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Full name Michael Walter William Selvey
Born April 25, 1948, Chiswick, Middlesex
Current age 66 years 216 days
Major teams England, Cambridge University, Glamorgan, Middlesex, Orange Free State, Surrey
Batting style Right-hand bat
Bowling style Right-arm fast-medium
Other Commentator, Journalist
Height 6 ft 2 in
Education Battersea Grammar School; Manchester University; Cambridge University
|Test debut||England v West Indies at Manchester, Jul 8-13, 1976 scorecard|
|Last Test||India v England at Mumbai, Feb 11-16, 1977 scorecard|
|List A span||1972-1984|
A strong and hostile fast-medium bowler, Mike Selvey started his career at Surrey, but made little impression in six outings between 1968 and 1971. After one season in the Cambridge XI in 1971, when he won his Blue, he moved north of the Thames to Middlesex where his career took off. With an ability to swing the ball both ways and deceptively fast off the pitch, Selvey became a mainstay of the Middlesex side which dominated county cricket from 1976 onwards. He took 90 wickets in 1976 when Middlesex won the Championship for the first time since 1949, but his best season was 1978 when he took 101 wickets.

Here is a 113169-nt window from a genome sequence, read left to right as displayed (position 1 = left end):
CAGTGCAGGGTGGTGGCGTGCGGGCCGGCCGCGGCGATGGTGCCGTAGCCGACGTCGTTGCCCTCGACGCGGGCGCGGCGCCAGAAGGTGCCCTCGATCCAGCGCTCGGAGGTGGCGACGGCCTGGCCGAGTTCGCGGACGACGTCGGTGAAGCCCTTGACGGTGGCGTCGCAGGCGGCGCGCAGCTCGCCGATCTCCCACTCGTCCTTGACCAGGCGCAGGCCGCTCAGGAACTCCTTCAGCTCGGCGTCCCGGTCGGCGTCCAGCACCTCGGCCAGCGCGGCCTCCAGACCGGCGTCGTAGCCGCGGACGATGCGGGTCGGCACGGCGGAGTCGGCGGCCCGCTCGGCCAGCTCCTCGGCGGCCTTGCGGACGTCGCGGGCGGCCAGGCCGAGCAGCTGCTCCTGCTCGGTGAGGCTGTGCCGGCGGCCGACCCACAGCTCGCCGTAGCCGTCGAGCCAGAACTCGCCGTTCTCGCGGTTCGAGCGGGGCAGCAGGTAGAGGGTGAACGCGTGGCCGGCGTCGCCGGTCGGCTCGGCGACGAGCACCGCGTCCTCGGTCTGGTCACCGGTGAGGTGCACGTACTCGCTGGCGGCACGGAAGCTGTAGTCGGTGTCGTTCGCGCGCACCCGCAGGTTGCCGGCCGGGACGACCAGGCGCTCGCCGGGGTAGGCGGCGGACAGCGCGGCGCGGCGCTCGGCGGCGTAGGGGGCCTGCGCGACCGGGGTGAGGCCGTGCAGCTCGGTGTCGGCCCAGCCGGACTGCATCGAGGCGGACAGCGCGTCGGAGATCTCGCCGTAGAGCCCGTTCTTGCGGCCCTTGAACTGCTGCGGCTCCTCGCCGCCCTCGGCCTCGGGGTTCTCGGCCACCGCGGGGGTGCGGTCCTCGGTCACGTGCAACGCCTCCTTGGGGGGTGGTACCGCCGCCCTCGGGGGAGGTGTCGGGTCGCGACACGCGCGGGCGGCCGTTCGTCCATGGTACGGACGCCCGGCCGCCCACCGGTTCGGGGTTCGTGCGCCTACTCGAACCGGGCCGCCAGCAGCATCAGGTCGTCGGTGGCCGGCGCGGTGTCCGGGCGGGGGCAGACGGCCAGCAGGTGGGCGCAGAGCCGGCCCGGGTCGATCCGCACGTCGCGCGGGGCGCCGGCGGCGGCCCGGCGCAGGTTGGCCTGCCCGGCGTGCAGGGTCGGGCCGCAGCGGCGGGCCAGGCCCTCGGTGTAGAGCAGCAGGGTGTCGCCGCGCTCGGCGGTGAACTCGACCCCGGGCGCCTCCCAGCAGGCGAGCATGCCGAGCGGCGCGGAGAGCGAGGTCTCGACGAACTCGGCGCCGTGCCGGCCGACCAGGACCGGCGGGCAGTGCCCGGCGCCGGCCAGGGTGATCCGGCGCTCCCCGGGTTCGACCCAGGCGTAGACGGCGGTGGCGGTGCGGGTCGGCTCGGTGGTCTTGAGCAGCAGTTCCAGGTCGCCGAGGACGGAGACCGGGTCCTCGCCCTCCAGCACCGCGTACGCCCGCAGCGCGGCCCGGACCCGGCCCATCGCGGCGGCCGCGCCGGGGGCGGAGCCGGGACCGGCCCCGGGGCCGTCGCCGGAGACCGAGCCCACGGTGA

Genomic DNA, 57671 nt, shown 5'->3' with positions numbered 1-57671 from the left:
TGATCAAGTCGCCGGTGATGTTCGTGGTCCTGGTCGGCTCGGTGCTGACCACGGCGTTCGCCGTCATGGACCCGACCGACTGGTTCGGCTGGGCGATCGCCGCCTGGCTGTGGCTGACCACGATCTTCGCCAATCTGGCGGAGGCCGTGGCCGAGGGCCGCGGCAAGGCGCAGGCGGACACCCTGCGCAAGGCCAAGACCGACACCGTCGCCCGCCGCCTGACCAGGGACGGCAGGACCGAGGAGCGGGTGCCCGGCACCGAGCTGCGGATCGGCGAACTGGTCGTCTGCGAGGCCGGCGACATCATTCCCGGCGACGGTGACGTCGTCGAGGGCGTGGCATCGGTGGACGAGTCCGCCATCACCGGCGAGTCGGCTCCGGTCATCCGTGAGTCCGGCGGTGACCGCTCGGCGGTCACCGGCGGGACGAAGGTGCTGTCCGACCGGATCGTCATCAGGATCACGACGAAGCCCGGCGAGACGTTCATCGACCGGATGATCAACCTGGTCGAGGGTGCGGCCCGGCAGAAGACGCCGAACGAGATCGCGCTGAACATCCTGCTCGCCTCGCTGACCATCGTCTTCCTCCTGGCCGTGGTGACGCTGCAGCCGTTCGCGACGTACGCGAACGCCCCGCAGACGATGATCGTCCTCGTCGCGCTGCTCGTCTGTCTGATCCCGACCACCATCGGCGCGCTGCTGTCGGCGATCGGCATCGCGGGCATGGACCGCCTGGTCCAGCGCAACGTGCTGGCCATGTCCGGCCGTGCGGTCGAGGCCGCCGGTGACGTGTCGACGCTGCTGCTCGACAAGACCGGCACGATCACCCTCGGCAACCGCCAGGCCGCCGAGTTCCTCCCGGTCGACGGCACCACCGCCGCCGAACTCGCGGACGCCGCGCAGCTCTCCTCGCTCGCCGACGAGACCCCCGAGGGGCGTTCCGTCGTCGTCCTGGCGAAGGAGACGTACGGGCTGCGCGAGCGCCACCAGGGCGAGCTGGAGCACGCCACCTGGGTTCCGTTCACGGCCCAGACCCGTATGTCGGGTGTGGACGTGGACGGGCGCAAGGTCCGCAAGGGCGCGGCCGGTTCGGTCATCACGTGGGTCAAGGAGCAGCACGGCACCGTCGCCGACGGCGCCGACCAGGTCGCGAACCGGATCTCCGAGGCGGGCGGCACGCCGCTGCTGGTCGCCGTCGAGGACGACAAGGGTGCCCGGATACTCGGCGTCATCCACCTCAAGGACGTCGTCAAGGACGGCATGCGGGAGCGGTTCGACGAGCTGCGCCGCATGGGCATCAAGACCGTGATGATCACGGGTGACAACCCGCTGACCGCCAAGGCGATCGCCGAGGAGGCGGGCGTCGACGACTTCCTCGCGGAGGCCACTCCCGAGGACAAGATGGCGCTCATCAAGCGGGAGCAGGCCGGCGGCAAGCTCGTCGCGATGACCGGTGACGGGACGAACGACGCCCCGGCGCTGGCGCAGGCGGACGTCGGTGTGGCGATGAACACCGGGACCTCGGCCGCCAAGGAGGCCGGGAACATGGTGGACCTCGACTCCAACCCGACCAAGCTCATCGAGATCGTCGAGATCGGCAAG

In 1976 he was surprisingly called up to the England side for the fourth Test against West Indies at Old Trafford when half-a-dozen quick bowlers were injured, and he made a dramatic entry to Test cricket, dimissing Fredericks, Richards and Kallicharran with his first 20 balls, finishing with 4 for 41. Retained for the final Test at The Oval, he also toured India the following winter without doing enough to earn more than one further cap and adding two wickets.
With chances limited at Middlesex, he moved to Glamorgan in 1983 and led them for two seasons before retiring. He remained in the game, becoming the cricket correspondent of The Guardian.
The serene team culture cultivated by Misbah and his men shouldn't be allowed to be disrupted by a player with a tainted past
An early start to the international season, coupled with costly tickets, have kept the Australian public away from the cricket
The sickening blow that struck Phillip Hughes is a reminder of the ever-present dangers associated with facing fast bowlers, even while wearing a helmet
It is impossible to imagine how Sean Abbott must feel after sending down that bouncer to Phillip Hughes. While the cricket world hopes for Hughes' recovery, it should also ensure Abbott is supported
Why the Indian opener would be well advised to shelve the hook and pull in Australia
Likeable, hard-working and skilful, it was a matter of time before Phillip Hughes cemented his spot in the Australian Test team. Then, improbably and inconsolably, his time ran out
Never mind cricket's absence from free-to-air TV - changes in social attitudes, the demands of work, and an individualistic age are all contributing to a decline in participation
Pakistan have notched up some fine wins under Misbah-ul-Haq's leadership, but they haven't yet achieved consistent results outside the UAE